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Task of restoring Tahoe forests complex but achievable

Patrick McCartney

As a few stray snowflakes fell on Lake Tahoe Wednesday, two members of the Clinton Cabinet listened to a blizzard of testimony about the basin’s beleaguered forest and how to restore its health.

Secretary of Interior Bruce Babbitt and Secretary of Agriculture Dan Glickman presided over an impressive gathering of public and private interests, who addressed forest restoration, fire hazard reduction, and tourism and recreation.

In all, 13 individuals delivered prepared remarks, and 18 participants on three panels fielded questions from Babbitt and Glickman.

With a capacity audience of 450 looking on at the Hyatt Regency in Incline Village, the two cabinet officials ran the workshop in a casual but businesslike manner. At times, their questioning of the panelists, sometimes pressing for an answer, lent an aura of a Senate hearing to the affair.

In his introductory remarks, Glickman signaled a shift in how the U.S. Forest Service views the nation’s forests.

“By the year 2000, American forests will generate $130 billion in revenues a year. Of that, just $3.5 billion will come from timber and $98.5 billion from recreation,” Glickman said. “It’s high time the natural splendor of the forests gets the respect it deserves.”

A theme repeated throughout the workshop was the relative success the Tahoe Basin community has had in hashing out its differences and uniting behind a plan to restore the basin’s environment.

“What you have already done in the basin is way ahead of anywhere else in the West or across the nation,” Babbitt said. “The rest of the country is watching you.”

But the Cabinet members were informed of how difficult a task it will be to atone for the ecological sins of the past, when the basin’s forests were clearcut, its wetlands developed, and its hills crisscrossed by road scars.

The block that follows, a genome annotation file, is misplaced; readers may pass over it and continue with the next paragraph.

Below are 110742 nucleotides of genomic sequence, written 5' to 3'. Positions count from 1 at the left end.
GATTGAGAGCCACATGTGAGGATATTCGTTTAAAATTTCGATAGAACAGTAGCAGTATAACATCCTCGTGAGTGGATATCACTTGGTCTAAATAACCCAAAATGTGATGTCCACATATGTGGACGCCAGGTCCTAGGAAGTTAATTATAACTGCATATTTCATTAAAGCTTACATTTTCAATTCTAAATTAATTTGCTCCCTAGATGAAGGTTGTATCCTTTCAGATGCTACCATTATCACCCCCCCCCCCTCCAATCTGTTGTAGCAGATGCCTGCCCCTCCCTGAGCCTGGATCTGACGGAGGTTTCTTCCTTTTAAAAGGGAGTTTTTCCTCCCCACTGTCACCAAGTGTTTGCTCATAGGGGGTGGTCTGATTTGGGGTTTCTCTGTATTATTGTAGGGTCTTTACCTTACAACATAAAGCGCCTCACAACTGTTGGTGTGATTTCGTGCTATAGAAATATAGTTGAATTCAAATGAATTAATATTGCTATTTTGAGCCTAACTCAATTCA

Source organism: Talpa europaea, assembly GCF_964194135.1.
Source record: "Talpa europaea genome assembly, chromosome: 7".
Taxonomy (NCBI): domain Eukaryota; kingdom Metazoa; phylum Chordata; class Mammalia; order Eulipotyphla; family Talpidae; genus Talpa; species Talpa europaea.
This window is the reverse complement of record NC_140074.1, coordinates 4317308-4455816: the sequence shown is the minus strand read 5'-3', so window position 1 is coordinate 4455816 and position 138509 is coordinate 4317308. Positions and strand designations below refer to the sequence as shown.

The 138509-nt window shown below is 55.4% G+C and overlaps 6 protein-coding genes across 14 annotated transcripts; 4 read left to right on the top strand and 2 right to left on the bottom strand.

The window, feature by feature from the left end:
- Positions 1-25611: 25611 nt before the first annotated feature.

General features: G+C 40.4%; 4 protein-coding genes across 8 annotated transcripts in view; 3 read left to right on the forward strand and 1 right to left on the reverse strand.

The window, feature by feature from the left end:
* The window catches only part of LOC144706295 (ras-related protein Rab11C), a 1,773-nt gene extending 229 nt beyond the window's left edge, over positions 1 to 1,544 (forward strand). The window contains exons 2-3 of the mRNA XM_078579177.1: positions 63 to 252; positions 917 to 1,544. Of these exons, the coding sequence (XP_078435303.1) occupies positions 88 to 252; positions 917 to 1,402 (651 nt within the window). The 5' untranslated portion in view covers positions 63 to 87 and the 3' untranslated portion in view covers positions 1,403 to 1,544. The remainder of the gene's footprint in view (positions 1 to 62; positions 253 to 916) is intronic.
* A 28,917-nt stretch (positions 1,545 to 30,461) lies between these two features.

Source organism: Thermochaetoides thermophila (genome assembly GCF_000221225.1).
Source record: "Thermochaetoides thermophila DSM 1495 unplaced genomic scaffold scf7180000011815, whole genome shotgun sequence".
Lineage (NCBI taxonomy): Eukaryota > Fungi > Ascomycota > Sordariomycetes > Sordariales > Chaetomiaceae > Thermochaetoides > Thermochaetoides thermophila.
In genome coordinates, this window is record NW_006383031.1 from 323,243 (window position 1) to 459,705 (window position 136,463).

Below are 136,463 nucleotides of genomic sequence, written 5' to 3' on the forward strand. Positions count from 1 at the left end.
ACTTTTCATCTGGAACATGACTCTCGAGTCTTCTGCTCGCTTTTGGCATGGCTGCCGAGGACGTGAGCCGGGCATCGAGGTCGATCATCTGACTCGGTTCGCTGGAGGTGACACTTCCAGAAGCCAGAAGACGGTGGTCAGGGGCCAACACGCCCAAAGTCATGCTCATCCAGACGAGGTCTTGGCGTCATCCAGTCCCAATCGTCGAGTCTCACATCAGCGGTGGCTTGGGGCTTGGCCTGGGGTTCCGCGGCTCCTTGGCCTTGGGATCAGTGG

The work to restore the forests and lake has barely begun, said those who gave overviews of current conditions.

John Christopherson of the Nevada Division of Forests said public agencies have completed 61 stream-restoration projects since 1980, restoring a total of 320 acres. During the same period, different agencies have completed 170 soil-erosion projects with a combined price tag of $80 million, he said.

Pam Wilcox of the Nevada Division of State Lands said public agencies have acquired and set aside more than 10,000 acres of environmentally sensitive land.

“We did not understand that we couldn’t build roads and homes without affecting the lake,” Wilcox said. “Now we are in the process of retrofitting the development, covering those scars and building miles of retaining walls along roadways.”

Many of the participants agreed on the need to use controlled fire and mechanical treatment to reduce the amount of natural fuel in the basin, although representatives of environmental groups remain opposed to widespread timber sales.

Michael Dombeck, the new chief of the U.S. Forest Service, said the agency is looking at alternative methods to help prevent forest fires.

“Last year we spent $900 million fighting fires,” Dombeck said. “If we can focus on long-term goals instead, maybe we can make some progress.”

The formidable task ahead won’t be completed without some pain and disagreement, said Steve Chilton, chief of environmental compliance for the Tahoe Regional Planning Agency.

“Restoring the forest ecosystem won’t be an easy job,” Chilton said. “There will be compromise and controversy. We will debate, and not always agree.”


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